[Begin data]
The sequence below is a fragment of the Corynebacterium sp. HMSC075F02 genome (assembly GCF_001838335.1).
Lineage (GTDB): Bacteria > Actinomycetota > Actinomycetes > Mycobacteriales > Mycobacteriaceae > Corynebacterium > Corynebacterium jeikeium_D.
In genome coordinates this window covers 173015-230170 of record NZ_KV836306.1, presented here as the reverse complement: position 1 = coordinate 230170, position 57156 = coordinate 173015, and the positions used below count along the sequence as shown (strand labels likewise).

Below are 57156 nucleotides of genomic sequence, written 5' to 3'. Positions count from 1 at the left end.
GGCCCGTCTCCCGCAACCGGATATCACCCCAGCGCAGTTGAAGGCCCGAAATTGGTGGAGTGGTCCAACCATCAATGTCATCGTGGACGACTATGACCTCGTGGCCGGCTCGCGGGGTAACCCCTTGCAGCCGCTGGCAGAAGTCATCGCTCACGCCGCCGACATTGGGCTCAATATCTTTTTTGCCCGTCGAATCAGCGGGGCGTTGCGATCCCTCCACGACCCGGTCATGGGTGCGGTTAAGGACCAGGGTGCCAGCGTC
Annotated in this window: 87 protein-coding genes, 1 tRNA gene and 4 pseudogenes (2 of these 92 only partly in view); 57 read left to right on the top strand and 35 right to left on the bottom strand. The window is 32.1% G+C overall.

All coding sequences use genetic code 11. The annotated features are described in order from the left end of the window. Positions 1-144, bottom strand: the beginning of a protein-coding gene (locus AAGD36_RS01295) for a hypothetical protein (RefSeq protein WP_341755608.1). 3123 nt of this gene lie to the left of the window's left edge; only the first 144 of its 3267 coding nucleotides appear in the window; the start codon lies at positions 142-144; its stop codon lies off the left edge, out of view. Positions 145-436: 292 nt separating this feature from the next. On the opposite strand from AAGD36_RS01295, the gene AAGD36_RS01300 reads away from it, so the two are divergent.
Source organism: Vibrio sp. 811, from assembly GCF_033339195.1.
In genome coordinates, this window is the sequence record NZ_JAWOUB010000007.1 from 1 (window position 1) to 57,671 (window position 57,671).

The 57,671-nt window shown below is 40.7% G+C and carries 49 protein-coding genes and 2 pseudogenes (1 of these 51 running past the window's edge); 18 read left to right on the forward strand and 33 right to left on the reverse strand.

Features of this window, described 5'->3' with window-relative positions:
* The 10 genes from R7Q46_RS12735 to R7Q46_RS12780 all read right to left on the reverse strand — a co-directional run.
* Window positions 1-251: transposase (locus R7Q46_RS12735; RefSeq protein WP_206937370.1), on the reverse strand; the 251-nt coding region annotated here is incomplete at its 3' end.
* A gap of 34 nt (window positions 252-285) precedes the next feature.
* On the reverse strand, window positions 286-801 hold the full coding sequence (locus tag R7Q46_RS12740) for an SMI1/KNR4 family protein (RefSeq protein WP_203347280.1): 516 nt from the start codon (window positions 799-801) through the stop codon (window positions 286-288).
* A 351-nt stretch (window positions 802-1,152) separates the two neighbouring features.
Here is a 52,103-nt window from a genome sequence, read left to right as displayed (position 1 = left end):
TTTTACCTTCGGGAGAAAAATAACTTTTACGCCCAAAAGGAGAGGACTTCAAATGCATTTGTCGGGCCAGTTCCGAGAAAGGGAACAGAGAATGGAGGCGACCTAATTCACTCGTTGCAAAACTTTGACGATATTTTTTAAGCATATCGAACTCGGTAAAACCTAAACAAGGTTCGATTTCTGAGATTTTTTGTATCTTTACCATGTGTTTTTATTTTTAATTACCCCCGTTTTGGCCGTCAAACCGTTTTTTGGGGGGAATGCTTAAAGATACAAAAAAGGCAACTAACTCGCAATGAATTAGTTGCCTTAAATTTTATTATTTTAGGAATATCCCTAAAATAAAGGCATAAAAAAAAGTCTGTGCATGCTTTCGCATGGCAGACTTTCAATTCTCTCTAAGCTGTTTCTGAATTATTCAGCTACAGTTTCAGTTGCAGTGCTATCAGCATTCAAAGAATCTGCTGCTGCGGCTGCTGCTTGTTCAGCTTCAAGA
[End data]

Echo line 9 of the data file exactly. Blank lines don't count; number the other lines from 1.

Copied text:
In genome coordinates, this window is the sequence record NZ_JAWOUB010000007.1 from 1 (window position 1) to 57,671 (window position 57,671).